Network Optimization and Quality of Service

Course Code : IR393

Time Hours : Semester 3, 18h (course)

Time Periods : not available yet

Lecturers :

  • Hassine Moungla, Assistant Professor, hassine.moungla[at]
  • Jocelyne Elias, Assistant Professor, jocelyne.elias[at]


This course will present and discuss the fundamentals of quality of service and optimization in telecommunications networks. The first part of the course presents the concepts of (1) Quality of Service (QoS), (2) Management and service-oriented architectures. This course provides the foundation for understanding the QoS and networks management mechanisms. The importance of the fundamental of the performance study for computer networks will be argued, especially in association with the notion of QoS (Quality of Service).

The second part of the course will present the state of the art of basic ways for analytical decision-making with multiple interacting agents. This part will focus on classical mathematical models derived from Game Theory and will highlight the critical aspects of applying such models to telecommunications networks (wireless networks, wireless sensor networks …). Then, techniques for network planning, management and simulation will be presented, and several mathematical models for the planning and maintenance of networks will be studied.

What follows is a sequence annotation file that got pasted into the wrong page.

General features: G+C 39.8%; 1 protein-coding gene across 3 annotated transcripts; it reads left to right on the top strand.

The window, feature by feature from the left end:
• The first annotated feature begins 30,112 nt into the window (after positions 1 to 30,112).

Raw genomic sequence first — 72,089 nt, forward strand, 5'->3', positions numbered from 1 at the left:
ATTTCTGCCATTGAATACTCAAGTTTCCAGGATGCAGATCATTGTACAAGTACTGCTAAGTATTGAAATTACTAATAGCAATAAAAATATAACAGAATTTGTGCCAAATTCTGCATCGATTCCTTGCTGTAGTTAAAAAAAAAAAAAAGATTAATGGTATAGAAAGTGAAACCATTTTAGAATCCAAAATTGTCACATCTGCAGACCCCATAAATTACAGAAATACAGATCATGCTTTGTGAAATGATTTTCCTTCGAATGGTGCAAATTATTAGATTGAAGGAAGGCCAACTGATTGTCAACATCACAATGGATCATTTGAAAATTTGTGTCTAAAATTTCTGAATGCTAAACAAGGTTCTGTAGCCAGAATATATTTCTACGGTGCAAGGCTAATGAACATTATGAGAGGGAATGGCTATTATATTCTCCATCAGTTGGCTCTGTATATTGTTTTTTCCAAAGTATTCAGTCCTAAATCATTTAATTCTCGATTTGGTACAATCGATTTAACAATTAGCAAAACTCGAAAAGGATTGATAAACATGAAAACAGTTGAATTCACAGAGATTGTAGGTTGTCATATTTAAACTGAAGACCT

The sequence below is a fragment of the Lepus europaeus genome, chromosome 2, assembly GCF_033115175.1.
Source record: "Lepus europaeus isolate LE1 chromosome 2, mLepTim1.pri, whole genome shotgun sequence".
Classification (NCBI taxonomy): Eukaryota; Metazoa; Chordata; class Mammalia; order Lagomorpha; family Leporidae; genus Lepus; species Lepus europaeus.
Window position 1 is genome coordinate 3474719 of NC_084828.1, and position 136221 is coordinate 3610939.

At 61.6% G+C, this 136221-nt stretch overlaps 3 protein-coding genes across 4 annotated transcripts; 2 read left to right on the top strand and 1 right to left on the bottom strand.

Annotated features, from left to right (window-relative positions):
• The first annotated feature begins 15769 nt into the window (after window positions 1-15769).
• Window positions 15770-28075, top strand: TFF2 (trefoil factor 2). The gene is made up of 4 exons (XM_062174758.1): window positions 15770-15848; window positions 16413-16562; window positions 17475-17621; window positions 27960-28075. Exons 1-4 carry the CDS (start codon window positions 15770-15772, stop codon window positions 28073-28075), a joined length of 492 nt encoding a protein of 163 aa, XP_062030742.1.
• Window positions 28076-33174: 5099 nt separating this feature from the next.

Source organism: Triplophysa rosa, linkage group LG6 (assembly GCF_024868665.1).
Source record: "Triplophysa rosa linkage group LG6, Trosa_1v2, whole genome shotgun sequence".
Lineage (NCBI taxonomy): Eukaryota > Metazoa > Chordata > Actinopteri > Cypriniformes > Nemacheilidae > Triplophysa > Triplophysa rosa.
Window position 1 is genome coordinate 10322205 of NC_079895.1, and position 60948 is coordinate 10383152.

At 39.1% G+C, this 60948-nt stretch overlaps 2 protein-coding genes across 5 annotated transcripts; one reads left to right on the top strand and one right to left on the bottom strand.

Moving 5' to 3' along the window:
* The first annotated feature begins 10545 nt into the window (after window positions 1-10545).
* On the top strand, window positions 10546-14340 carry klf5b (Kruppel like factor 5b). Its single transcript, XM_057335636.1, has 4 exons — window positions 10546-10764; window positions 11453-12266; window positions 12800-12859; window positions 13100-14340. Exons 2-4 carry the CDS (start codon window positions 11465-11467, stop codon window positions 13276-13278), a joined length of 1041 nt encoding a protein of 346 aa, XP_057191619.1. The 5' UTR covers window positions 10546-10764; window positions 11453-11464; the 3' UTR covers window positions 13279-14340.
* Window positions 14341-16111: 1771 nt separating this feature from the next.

Acquired Skills

The students will learn the general network functions and its quality of service, the principle of its quantification and its control methods (based on practical experience), their organization overall, and a rough idea of some aspects of their implementation.


  • QoS objectives and parameters in networks
  • Actions Plan of QoS treatment (Processing at Level 2 and 3)
  • Tools traffic conditioning, processing queues and congestion treatment
  • QoS in IntServ and DiffServ architectures
  • Settings network performance : vocabulary and metrics of network design, impact of protocols, packet size, segmentation, flow control, etc. … ; impact applications, classification of applications according to their network requirements
  • Various control mechanisms
  • Traffic monitoring and policies queues management
  • Introduction to Game Theory : examples (Prisoner’s dilemma), Nash equilibrium concept, non-cooperative games (dominance, mixed strategies …) and cooperative games.
  • Application of Game Theory to telecommunications networks : network formation and resource allocation games (fully distributed approaches).
  • Introduction to Optimization : linear and integer programming.
  • Mathematical models for the network design problem.
  • Exercises : Introduction to the use of AMPL and Neos/Cplex, and practical examples of network planning.


  • Quality of service over IP – J.L. Mélin – Eyrolles
  • J. C. C. McKinsey. Introduction to the theory of games
  • Michal Pioro, Deepankar Medhi. Routing, Flow, and Capacity Design in Communication and Computer Networks (Morgan Kaufmann).
  • R. K.Ahuja, T. L. Magnanti, J. B. Orlin. Network flows. Theory, algorithms, and applications (Prentice Hall, 1993). D. Bertsimas, J. Tsitsiklis. Introduction to linear optimization (Athena Scientific, 1996).
  • Noam Nisan, Tim Roughgarden, Eva Tardos, Vijay V. Vazirani. Algorithmic Game Theory (Cambridge University Press)